Today I chose – for whatever reason – to spend part of my morning people-watching at the mall. I wanted to get a new pair of the black maryjane Crocs (sorry, Katie). The only place I know of that has a really big selection is the Dick’s Sporting Goods at Castleton Square Mall. Since I love my new car so much and enjoy driving the sporty little wagon, I didn’t mind heading up. I found the shoes I wanted in the size I wear, which is usually rather difficult as I tend to be somewhere in between a kids’ size three and women’s size seven. I think that’s a major reason I like Crocs so much; they’re made wide and my fat little feet can rest and splay out on a marshmallowy cushion when I’m at work, on those dogs, for six hours.
I was feeling a bit hungry and the Dick’s is right next to the food court so I got myself a small sandwich and some juice and happily sat down at a table to watch the moms and college girls on summer break and octogenarians cruising around. I was prepared to at least overhear some interesting conversations, but what I found somewhat surprising was the amount of sad glances I got. As if people found it depressing that I was sitting alone, eating.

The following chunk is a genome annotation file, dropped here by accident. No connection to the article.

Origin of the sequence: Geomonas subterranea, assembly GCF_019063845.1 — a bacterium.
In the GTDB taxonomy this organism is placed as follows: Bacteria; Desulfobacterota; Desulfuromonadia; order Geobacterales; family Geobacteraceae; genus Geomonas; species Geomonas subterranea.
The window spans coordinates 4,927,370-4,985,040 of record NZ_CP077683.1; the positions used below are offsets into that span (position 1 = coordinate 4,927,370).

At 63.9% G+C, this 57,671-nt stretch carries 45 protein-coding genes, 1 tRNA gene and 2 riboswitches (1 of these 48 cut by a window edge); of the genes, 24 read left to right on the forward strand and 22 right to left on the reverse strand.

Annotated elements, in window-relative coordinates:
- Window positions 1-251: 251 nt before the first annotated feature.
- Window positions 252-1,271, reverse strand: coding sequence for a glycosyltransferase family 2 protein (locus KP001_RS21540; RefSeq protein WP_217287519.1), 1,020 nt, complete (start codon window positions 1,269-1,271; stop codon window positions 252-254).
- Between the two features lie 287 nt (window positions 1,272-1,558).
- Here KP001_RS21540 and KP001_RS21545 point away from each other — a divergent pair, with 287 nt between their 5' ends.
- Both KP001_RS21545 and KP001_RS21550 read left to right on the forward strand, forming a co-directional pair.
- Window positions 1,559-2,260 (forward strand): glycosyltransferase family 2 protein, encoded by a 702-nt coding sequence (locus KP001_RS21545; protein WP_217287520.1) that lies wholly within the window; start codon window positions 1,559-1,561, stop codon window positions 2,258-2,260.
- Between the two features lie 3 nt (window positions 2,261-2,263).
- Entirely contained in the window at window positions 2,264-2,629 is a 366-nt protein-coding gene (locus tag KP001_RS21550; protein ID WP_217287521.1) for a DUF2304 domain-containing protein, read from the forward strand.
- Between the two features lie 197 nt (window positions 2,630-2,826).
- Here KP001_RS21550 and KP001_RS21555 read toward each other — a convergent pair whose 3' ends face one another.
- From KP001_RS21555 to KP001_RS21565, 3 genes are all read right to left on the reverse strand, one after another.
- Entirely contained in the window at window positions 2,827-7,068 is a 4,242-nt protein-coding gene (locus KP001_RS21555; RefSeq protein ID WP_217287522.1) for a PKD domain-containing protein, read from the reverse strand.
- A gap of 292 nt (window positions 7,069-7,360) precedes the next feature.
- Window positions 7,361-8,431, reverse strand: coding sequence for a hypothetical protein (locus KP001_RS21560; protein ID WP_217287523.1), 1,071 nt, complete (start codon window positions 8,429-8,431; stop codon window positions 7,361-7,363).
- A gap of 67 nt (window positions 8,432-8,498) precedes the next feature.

I don’t know if it’s an Indiana thing, but for some reason, people don’t like loners in restaurants or at the movies. People feel “sorry” for someone by him or herself. I rather enjoy the independence I feel being comfortable by myself and quietly reading or escaping the inevitable after-movie conversation. Several times in the past couple of years I’ve gone to the movies alone and found a bit of a thrill in it. But people would keep passing up the seats near me, assuming I was waiting on someone. Of course, when you are holding seats for someone at the movies, people always sit in them.
Still, I enjoyed my morning and ended up meeting Charlie for a walk around Fry’s, looking at televisions and receivers that he’s convinced will enhance our audio/visual experience to an orgasmic level.